After a delicious lunch, we slept on our bedrolls under the shade of a large tree and were woken by some very active Orange Bellied parrots sqawking around in a dead tree above our heads.
Day 3 started even earlier! We needed to get going as it was going to be a very long day. The sun wasn't up by the time we left, and it was a glorious morning - warm but not hot. Perfect temperature for walking, and not too many hills to start off with! Early in the walk we came across this bark snake, who had just eaten a lizard for breakfast. He looked very full, but played dead and I think he knew his end was imminent as nearby there was a large Snake Eagle perched atop an acacia waiting for the perfect chance to get his breakfast!
The walk today took us a long way; but we had Roadblock and his camels all the way to keep us company, as well as Lemongrass and Lapalat to show us the way.
Along the way we saw the most stunning Desert Rose tree - have you ever imagined that such a colour could be found in these hot, arid conditions? It is, quite simply, the most magnificent colour! I was quite hypnotized and took zillions of photographs but have spared you with just one!
The walk was long and hot, and we were thrilled to get down to the Milgis Lugga where there was quite a breeze blowing to push us along until lunch time in camp. As we got to camp we found the crew extracting water from the lugga - the Milgis had flooded about ten days before we got there, but most of the water is stored underground. The crew take a bottomless and topless tin, and jam it into the hole they have dug. They scoop out the dirty water and as they do so, clean water starts to filter in from the water storage below - and it's clear as a bell due to the filtering of the sand.
That evening, we took a walk across the lugga to the other side, where Helen has visited an elephant graveyard for a few years. It was quite an eerie sight, but totally amazing to see where both elephant and samburu come to pay their respects, and to see just how enormous an elephants bones can be!
Day 4 We woke with the stars still hanging in the sky and set off along the lugga and through a saddle in the hills towards El Kanto. The walk was easier today, but just to make sure we had enough apetite for breakfast, we climbed up a hill and looked out over the panorama. We scanned for ele and lesser kudu, and eventually found some elephants emerging from thick bush to graze out on a relatively open hillside. Helen was so excited and it was catching. Elephant have been very shy and nervous in this area for many years; often it was impossible to ever see them during the day.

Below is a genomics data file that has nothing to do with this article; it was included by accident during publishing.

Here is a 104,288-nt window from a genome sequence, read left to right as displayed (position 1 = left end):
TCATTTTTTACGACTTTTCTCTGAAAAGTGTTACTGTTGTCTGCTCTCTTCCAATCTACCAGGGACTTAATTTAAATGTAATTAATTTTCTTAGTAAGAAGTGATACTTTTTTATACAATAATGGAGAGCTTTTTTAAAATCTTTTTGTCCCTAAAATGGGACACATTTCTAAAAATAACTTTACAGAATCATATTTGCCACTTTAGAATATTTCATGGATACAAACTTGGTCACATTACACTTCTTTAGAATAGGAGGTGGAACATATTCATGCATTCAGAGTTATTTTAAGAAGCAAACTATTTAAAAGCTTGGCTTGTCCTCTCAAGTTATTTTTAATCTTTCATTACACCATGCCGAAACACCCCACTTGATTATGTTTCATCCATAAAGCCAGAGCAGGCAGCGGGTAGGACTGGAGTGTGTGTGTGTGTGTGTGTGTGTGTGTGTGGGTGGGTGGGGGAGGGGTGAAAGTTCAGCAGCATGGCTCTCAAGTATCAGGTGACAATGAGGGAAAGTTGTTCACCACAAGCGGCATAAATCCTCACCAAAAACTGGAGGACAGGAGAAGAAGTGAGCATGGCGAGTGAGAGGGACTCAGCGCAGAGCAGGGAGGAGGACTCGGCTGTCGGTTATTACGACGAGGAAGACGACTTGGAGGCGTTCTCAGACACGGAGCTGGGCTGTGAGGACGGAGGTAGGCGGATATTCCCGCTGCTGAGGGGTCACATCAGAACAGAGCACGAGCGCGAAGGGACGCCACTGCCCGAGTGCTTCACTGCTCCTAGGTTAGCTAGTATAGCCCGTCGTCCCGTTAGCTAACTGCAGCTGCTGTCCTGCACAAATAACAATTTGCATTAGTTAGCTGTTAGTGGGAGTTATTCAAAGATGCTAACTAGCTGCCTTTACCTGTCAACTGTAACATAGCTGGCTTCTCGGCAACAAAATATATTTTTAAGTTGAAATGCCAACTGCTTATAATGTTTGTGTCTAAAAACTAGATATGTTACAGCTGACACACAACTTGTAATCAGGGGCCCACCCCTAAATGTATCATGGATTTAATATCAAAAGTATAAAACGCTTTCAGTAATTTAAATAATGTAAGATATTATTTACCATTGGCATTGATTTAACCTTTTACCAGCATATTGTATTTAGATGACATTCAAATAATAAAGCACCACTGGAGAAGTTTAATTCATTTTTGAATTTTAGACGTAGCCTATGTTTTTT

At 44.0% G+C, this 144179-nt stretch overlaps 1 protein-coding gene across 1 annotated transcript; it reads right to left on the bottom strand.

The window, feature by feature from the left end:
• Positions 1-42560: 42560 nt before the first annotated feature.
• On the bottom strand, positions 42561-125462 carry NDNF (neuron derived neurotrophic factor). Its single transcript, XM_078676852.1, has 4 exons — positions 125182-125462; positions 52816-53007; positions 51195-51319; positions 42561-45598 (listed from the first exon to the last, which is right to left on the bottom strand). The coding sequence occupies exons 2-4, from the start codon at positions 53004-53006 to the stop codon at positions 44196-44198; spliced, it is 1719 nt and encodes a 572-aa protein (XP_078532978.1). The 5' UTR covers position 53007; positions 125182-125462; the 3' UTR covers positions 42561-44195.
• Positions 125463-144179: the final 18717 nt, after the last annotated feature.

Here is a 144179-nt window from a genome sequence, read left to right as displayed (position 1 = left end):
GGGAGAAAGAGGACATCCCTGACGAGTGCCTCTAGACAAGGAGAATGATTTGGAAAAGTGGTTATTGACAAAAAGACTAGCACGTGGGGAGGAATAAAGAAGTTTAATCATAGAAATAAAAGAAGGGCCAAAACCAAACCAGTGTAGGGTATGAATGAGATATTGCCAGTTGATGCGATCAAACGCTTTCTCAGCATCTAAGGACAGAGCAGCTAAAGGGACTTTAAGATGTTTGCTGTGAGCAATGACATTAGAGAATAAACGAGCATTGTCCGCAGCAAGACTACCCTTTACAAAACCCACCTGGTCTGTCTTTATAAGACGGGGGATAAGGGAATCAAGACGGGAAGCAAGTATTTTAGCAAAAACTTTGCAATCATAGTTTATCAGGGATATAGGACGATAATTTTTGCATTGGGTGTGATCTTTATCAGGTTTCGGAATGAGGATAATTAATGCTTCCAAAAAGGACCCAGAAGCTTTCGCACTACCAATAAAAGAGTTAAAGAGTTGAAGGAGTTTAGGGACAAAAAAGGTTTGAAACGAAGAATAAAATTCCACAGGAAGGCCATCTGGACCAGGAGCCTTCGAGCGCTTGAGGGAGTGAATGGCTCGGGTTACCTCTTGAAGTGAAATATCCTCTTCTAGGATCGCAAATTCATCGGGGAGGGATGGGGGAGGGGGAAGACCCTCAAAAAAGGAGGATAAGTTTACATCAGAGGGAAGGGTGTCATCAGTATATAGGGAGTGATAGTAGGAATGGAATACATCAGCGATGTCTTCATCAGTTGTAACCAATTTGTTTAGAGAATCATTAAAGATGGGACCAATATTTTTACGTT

But now they are much more relaxed thanks to Helen and Pete's hard work with the Milgis Trust. Nowadays, Lemongrass confirmed, the Samburu people in the area are very aware of how special elephant are, and they are very keen to help conserve the numbers as well. We came down the hill for breakfast with the camels.
And then the home straight, along the Milgis Lugga, the most beautiful landscapes and scenery - it's hypnotic and utterly photogenic, irresistable to the shutter finger.
Helen walks with her camels and crew up the Milgis, and in a burst of excitement the whole train comes to a halt whilst the crew sing songs about the rain, the safari and the camels.
We walked along the flat bottom of the Milgis lugga towards El Kanto, Helen's hill, which is right where three big luggas meet: the Seiya lugga, the Barsaloi lugga and the Milgis. At the bottom of the hill, we saw this plant.
The flower..... the seeds (burst on the left and full on the right).... a bursting seed
Lemongrass encourages us to keep going up the steep hill, and what a reward when we got up there! The views from El Kanto in this picture look over the Milgis, it's a magical place.
Getting artsy with the view of the Milgis, and looking west along the Barsaloi lugga.
At sunset, we looked over the lugga and saw desert warthog and kudu, Shelly soaks up the view and later that night the moon and Jupiter keep each other company as we sleep below out in the open.
Sunrise from our bed...
One last look at the maps before we go - we covered a huge distance! - and then goodbye on the airstrip before we head off by air doing a fly by over El Kanto and following the Seiya lugga home.
PS the plant did turn green in the end!